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Virtual Reality and the Insurance Industry

Quadrant Quick Take: Insurers use VR to train adjusters, underwriters, and loss control engineers—and create a safer future.

Just a couple of years ago, virtual reality was considered to be a kind of toy for video game developers. Today, however, VR is being used by a wide range of industries, including insurance, where it’s helping carriers do training, research, and even product development. And more applications are in the works; while large P&C insurers still build physical houses and other structures for adjustor training, VR will soon enable them to create a wide variety of highly detailed virtual structures for adjusters to learn from—faster, more accurately, in greater detail, and at much lower cost.

Along with industry training, insurers are now using VR to communicate with their customers. Allianz uses smart phone-based VR to highlight the possibility of home accidents to prospective policyholders. Similarly, UK-based Liverpool Victoria created a print ad that prospects can scan into their phones to explore a virtual house while learning about the various components of the home—cars, pets, etc.—that can be insured. Other, more elaborate prospect education tools are in the works.

On another front, health care researchers are testing novel ways to incorporate VR into patient rehabilitation, while workers’ comp insurers are using it to better train adjusters and underwriters. Companies like Hong Kong-based Gammon Construction Limited and global giant Bechtel are using it to improve site safety, provide virtual training, and reduce training-associated travel costs.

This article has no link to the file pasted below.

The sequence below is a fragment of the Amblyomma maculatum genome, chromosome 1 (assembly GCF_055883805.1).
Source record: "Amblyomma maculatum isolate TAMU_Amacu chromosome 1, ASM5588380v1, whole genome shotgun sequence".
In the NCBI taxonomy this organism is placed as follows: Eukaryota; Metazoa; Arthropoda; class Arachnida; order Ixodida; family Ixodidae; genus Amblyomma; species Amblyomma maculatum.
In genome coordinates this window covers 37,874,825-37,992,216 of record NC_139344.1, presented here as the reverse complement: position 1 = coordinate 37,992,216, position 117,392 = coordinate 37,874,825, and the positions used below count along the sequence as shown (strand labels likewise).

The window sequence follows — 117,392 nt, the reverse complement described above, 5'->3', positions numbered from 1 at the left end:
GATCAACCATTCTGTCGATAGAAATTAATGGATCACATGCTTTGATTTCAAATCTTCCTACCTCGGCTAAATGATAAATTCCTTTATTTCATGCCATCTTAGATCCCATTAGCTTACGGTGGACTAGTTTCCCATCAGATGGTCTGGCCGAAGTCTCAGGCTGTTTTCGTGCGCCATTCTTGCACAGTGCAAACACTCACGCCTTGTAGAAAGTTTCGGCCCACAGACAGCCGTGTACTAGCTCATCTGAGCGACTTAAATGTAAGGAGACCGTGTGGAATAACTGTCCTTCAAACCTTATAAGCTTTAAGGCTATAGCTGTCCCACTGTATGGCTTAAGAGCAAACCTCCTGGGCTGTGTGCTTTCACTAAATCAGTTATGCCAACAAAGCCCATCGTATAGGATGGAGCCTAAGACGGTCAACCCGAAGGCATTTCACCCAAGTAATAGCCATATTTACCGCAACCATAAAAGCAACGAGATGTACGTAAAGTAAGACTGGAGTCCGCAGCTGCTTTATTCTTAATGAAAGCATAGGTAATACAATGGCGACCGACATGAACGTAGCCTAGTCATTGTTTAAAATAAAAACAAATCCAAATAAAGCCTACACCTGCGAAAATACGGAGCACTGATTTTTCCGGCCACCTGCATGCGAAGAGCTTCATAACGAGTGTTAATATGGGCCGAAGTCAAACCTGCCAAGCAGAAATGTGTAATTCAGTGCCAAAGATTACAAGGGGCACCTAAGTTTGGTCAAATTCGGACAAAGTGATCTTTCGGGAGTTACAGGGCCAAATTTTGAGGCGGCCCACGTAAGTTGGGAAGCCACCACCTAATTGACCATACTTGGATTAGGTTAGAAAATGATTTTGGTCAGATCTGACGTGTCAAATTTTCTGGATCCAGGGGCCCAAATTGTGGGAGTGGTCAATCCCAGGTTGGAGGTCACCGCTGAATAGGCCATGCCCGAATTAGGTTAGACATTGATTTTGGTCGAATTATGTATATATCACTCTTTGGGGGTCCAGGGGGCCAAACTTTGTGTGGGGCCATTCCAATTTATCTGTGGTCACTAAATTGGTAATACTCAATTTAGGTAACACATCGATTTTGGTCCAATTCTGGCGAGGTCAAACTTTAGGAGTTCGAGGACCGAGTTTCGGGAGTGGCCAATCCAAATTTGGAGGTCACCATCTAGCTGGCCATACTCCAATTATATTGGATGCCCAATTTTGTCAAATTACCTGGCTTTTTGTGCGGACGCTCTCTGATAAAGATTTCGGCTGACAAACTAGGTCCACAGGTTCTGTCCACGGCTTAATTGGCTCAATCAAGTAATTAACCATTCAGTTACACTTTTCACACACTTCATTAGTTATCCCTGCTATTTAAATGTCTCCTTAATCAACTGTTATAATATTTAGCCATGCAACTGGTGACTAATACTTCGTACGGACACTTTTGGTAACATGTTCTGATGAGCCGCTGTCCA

The rapid adoption of VR, in both insurance-specific and insurance-related applications, is one more way technological development is changing—and in some ways disrupting—the insurance industry. This is a challenge, but it’s also a great opportunity. Our industry helps put boundaries between people and danger by making the determinations we make every day: what’s insurable and what’s not, and at what cost.

The better our adjusters, underwriters, and loss control engineers are equipped to do that—using virtual reality or any other newly proven technology—the better partner we’ll be to our customers and to society at large.

At Quadrant, we’re working nonstop to learn about new technologies and pass that understanding to our clients, both because it will make them better competitors, and because it will help them make the world a safer place. The bottom line: this is a great industry, and it’s really going places. Don’t get left behind.

At Quadrant Information Services, our business is helping p&c insurers become better competitors in a competitive world. Check out what we have to offer—it may surprise you!

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